A new study out of the University of Copenhagen found that the making or baking of bread pre-dated agriculture by 4000 years! (1)
By 14,400 BC, hunter-gatherers harvested wild cereals such as barley, einkorn wheat, and oats—ground, kneaded, and cooked or baked them into bread. (1)
These findings suggest that the bread-making may have encouraged the cultivation of wheat and grain, rather than the traditional belief that bread-making was a discovery that took place long after and was a result of the agricultural revolution, which started around 10,000 BC. (1,5)
Based on these findings, it is reasonable to assume that hunter-gatherers were gathering seed grains for a very long time before they figured out how to de-husk, grind, knead, and bake them into bread.
As you will read in this article, the science suggests that we may also have been eating wheat for millions of years—not just thousands.
Hunter-Gatherers Debunking a Gluten-Free Diet
The wheat that was used to make bread some 4000 years before the onset of wheat and grain cultivation had significantly more gluten than the wheat that was cultivated during the agricultural revolution. (6)
In fact, when early wheat was cultivated, they selected for grain that was bigger and easier to harvest. The bigger the wheat seeds, the easier to thresh and gather—but the bigger the wheat berry, the less gluten and protein and more sugar/starch they contained. (6)
So the original cultivated wheat—which has supposedly caused many of today’s modern human health concerns—was actually more gluten-free than the bread that was being consumed some 4000 years before they started to grow their own wheat. (6)
These studies suggest that not only was wheat and gluten consumed much longer than originally thought, but gluten may not be the public enemy it has recently been made out to be.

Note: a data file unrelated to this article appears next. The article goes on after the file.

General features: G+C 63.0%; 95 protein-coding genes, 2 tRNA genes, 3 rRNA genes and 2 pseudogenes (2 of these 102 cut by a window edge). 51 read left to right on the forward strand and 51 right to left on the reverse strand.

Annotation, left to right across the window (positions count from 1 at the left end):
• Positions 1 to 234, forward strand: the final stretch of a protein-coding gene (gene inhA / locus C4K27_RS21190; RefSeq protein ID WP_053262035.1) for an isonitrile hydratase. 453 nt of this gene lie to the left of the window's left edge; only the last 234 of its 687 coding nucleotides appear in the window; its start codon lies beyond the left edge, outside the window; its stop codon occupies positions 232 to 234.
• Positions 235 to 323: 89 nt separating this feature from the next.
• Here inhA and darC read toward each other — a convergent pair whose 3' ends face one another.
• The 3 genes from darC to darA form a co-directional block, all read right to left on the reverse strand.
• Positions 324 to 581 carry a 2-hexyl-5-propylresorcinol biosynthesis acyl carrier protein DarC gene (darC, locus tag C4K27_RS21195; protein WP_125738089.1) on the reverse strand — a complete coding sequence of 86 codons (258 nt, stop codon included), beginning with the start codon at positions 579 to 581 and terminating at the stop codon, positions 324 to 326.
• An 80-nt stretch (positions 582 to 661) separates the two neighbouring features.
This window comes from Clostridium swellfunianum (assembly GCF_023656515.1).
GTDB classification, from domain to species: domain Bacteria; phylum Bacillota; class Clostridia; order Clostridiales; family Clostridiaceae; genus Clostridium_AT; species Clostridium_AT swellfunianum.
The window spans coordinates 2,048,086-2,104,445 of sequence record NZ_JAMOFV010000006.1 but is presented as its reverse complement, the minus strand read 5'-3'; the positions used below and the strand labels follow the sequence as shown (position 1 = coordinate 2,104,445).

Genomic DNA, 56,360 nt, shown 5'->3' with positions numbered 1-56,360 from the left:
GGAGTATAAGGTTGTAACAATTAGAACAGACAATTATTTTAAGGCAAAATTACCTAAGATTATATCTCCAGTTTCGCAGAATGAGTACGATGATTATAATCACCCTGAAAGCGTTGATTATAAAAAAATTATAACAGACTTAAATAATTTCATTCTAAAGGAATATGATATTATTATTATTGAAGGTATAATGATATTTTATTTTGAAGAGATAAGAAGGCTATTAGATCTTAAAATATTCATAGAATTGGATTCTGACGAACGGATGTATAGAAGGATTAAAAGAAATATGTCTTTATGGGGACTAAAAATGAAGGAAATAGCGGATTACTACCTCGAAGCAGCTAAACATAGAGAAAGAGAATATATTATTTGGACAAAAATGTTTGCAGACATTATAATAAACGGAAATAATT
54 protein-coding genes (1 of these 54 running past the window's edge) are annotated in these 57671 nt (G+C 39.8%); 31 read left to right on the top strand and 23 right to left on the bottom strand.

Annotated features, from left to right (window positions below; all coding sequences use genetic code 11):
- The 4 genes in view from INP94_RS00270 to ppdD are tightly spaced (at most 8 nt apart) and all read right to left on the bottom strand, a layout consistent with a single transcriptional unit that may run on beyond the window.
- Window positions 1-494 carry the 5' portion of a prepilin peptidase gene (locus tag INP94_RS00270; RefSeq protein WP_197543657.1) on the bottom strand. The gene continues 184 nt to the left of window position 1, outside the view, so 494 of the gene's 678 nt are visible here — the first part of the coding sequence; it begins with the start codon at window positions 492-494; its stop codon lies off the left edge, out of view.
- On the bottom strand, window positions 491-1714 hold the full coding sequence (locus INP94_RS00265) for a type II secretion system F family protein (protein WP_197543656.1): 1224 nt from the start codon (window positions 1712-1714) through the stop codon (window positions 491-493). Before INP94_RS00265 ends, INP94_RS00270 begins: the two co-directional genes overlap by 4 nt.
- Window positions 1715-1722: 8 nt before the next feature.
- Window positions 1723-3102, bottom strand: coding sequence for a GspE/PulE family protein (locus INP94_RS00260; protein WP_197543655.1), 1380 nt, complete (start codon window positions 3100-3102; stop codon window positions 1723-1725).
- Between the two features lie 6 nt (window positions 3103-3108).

Studies have now shown that folks today who eat wheat compared to those who are gluten-free have:
- Significantly less heart disease risk (7)
- Significantly lower diabetes risk (7)
- More beneficial bacteria (7)
- Less harmful gut bacteria (7)
- Four times less toxic mercury in the blood (7)
- More killer T-cells in the blood (7)
We RecommendThe Dangers of a Gluten-Free Diet
Ancient Grains Eaten Long Before Previously Reported
The researchers analyzed hundreds of charred food remains from the Shubayqa 1 site in the Black Desert in southeastern Jordan. Twenty four of these were bread-like, according to the study, including wheat, rye, millet, oats and barely. (1) The remains were very similar to flat, unleavened breads found in Neolithic and Roman sites in Europe and Turkey.
Professor Dorian Fuller (UCL Institute of Archaeology) commented on the importance of this study:
“Bread involves labor intensive processing which includes dehusking, grinding of cereals and kneading and baking. That it was produced before farming methods suggests it was seen as special, and the desire to make more of this special food probably contributed to the decision to begin to cultivate cereals. All of this relies on new methodological developments that allow us to identify the remains of bread from very small charred fragments using high magnification.”